The City of the Future Is in South Korea And There Are Almost No Cars
The city produces a third of the greenhouse gases of comparably sized cities.
South Korea is known for its pioneering embrace of technology. Home of Samsung and LG, it boasts the highest internet speeds in the world and this technological prowess offers countless benefits to everyday people.
Now the country is trying to more fundamentally improve quality of life for its citizens.
On South Korea’s west coast, an experiment in urban living is underway in the form of a $35 billion city constructed on reclaimed marshland, according to the World Economic Forum.
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The International Business District (IBD) in Songdo City is a public-private partnership with US-based real estate developer Gale International and it strives to be a model for development in the emerging era of climate change. By prioritizing green spaces, clean air, and efficient management of resources, it’s reconceptualizing what a city can mean.
When it’s completed by 2020, the district intends to hold 300,000 workers. Throughout its network of streets, however, few cars will be found, WEF reports.
That’s because the urban planners behind the district are making it so that cars will no longer be needed — part of a broader global trend of phasing out these emissions-heavy vehicles.
As a result of this post-car approach, the city will produce a third of the greenhouse gases of comparably sized cities, WEF reports.
A state-of-the-art mass transit system is being built and all apartment buildings and businesses are located within 12 minutes of a bus or subway stop. The district will also have 15 miles of bike lanes that connect to 90 miles of bike lanes in the larger Songdo City, according to WEF.
Around 40% of its total area is set aside for parks and other green environments, more than twice the greenery found in New York, WEF reports.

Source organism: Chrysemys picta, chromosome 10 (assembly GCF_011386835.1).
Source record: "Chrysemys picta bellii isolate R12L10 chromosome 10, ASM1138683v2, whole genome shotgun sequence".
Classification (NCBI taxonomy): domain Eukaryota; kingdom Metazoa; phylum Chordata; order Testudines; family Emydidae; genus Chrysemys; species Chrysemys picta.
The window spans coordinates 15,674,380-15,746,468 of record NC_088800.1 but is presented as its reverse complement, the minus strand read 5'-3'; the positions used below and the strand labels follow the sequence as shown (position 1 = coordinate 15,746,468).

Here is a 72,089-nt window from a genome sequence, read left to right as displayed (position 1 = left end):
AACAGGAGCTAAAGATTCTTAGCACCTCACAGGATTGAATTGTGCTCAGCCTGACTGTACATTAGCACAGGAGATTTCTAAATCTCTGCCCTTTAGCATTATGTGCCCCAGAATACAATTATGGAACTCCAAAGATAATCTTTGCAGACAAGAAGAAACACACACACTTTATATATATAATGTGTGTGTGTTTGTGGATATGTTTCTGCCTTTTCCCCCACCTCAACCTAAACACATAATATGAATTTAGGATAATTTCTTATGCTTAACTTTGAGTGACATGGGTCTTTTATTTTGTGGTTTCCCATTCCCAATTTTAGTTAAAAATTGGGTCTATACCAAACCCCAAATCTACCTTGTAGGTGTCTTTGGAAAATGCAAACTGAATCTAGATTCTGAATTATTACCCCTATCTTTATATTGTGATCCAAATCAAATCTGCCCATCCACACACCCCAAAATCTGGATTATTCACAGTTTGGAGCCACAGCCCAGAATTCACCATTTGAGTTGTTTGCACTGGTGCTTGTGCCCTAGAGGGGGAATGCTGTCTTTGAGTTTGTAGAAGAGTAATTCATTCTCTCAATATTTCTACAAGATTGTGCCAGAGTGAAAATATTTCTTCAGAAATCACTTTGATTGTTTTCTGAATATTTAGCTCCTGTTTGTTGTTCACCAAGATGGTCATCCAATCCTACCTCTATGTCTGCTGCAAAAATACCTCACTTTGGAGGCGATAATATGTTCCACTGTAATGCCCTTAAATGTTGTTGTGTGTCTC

My new city Songdo pic.twitter.com/bGqhN6TNVX— Dingception (@dingception) September 10, 2017
This environmental focus extends to the buildings as well, which are being constructed with the environmentally rigorous LEED standards in mind. This set of standards covers energy efficiency, sustainable material use, and resource management.
To that end, 40% of the water used in the IBD will be recycled, according to WEF. Further, all of the trash generated by the city will be handled by a pneumatic tube system that carries trash to a central processing system where it’s burned for energy or recycled.
Trash is a major source of greenhouse gas emissions, not to mention a constant source of pollution, and this modernized system could further clean the city up.
The city, however, faces some roadblocks, according to The Los Angeles Times.
Attracting enough residents has been a challenge because of its relative proximity to Seoul, the undisputed economic and cultural powerhouse of South Korea. There are currently 70,000 active workers in the city, according to The Times, far below its goal. And it remains to be seen if the city will be a benefit to all people in a country that faces rising inequality, rather than just the well-connected.
Plus, the city’s very existence is somewhat problematic.
To create a foundation for the city in 2000, 500 tons of sand were poured on a marshland, calling into question just how environmentally friendly such a project could be, WEF reports. Sand is one of the most over-exploited resources in the world and its cultivation sometimes causes great harm to environments.
Nonetheless, with its emphasis on green spaces and sustainable living, the IBD could inspire similar efforts around the world.
Cities are on pace to hold 70% of the world’s population by 2050 and they account for the vast majority of the world’s greenhouse gas emissions. At the same time, cities are leading the way in the global effort against climate change, by embracing sustainability through limits on emissions and efficient infrastructure.
Global Citizen campaigns on the Global Goals, which call for sustainable cities. You can take action on this issue here .
If cities like IBD become the norm, then the goals of the Paris climate agreement could ultimately be achievable.
And then, maybe, bikes lanes will overtake commercial streets.
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